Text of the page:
Conor Friedersdorf, The Atlantic:
If a candidate who was clearly more conservative than Trump ran, he or she might attract support even from folks who now feel that a third-party bid is foolish strategy. Other factors that could help bring about such a challenge include the following:
In some states, a right-of-center electorate divided between Trump and a conservative challenger could turn out more total voters who’d support down-ballot Republicans than a Trump vs. Clinton race where conservatives stayed home.
If Trump wins, there will be a lot of establishment campaign professionals who’d benefit financially from a third-party challenge by a movement conservative (and who wouldn’t fear being branded disloyal for staffing one).
Many neoconservatives would prefer an Israel-loving, interventionist hawk like Hillary Clinton to Donald Trump, but also value their place in the conservative movement. Supporting a third-party challenge by a hawkish conservative would be much less disruptive to their network of alliances than openly supporting a hawkish Democrat, even if the likely outcome is the same. A third-party challenger could conceivably draw support both from coy Hillary Clinton Republicans and earnest haters of Clinton and Trump.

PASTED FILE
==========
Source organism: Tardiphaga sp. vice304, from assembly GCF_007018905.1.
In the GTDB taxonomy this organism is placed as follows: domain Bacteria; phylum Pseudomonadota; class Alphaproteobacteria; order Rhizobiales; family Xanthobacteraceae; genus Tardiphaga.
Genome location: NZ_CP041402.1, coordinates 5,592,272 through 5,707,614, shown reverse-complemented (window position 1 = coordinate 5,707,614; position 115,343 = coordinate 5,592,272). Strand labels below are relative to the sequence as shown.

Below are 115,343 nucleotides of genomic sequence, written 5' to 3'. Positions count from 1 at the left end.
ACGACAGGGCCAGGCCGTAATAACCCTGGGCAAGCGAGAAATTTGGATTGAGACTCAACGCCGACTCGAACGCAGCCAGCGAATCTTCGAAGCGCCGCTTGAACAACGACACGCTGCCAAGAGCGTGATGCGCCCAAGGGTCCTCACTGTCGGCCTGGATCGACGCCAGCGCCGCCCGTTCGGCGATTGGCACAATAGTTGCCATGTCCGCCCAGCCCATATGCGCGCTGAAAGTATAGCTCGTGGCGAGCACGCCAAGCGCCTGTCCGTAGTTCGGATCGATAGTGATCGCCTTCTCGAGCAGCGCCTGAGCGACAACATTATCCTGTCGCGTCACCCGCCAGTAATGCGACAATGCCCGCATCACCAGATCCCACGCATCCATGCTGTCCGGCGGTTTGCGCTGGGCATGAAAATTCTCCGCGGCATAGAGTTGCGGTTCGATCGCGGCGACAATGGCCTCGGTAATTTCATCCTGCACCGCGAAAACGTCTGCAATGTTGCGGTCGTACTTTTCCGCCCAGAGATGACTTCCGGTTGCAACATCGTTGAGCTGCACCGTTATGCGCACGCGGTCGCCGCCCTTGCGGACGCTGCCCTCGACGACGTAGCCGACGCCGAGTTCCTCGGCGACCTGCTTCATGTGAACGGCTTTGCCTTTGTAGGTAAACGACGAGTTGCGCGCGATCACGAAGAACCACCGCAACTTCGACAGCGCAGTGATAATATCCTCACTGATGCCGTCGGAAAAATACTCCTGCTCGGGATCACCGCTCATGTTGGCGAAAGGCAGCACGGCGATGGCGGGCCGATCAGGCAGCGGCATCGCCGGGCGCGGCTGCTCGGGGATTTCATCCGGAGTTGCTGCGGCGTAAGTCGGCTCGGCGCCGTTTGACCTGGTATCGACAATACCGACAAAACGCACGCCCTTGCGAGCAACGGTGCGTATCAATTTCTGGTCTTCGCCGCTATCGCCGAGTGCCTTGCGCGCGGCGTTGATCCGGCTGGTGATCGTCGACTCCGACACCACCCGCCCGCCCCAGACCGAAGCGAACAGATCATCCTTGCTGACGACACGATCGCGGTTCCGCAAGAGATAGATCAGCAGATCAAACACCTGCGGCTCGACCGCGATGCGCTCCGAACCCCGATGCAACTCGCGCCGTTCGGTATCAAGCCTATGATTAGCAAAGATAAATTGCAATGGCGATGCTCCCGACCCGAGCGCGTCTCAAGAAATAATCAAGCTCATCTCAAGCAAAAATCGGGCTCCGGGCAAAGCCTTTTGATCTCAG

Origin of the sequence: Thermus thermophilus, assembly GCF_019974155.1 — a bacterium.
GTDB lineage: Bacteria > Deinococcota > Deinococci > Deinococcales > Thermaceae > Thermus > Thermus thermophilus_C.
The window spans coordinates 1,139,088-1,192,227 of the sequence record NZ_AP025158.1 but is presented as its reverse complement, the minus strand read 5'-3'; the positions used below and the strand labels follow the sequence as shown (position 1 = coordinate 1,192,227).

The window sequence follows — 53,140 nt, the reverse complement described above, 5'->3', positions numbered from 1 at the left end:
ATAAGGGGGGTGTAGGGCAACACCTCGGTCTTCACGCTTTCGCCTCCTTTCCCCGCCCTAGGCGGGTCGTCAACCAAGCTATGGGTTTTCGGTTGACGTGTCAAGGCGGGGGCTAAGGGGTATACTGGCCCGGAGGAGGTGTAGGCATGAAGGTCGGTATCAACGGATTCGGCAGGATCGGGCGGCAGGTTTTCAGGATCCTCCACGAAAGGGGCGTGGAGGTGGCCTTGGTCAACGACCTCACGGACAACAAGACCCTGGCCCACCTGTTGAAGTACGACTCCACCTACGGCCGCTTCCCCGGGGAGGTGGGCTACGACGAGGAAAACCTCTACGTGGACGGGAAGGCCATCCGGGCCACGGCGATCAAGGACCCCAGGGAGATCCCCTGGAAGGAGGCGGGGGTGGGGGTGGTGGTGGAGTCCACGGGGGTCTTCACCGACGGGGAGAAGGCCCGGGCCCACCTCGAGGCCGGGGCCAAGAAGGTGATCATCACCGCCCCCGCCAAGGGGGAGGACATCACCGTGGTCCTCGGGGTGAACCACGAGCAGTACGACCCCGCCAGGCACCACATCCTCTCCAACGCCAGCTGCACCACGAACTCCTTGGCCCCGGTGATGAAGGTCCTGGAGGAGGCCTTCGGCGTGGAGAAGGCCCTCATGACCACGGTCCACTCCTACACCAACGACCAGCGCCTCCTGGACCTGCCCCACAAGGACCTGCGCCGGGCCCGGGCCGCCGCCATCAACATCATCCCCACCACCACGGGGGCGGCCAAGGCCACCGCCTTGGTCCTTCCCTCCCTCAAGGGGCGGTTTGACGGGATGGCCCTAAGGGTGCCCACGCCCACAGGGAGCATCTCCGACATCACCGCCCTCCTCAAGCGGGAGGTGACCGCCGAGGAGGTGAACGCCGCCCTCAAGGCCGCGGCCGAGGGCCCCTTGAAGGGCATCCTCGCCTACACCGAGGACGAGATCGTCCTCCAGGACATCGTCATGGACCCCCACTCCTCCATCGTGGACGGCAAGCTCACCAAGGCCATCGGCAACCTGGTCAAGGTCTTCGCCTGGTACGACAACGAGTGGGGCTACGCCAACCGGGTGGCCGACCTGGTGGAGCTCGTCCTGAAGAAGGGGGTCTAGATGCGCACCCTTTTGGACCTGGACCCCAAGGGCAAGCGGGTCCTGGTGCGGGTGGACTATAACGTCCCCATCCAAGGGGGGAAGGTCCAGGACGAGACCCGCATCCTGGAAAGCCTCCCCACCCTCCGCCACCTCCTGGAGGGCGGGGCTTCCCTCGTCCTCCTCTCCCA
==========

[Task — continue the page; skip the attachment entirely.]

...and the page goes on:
Right now, we’re seeing Trump in a Republican primary. He is more deferential to the conservative movement now than he would be in a general election—and he’s already breaking with party orthodoxy on health care, entitlements, Planned Parenthood, and foreign policy. I don’t know exactly what he’d say in a general election, but at some point, the faction of the GOP that’s spent 8 years obsessed with ideological purity will rebel. Like Erickson, they’ll argue that it’s better to go down fighting as conservatives than to compromise their values. Intransigence is consistent enough with their preexisting beliefs and past behavior to make me believe they’d abandon the GOP for the right candidate.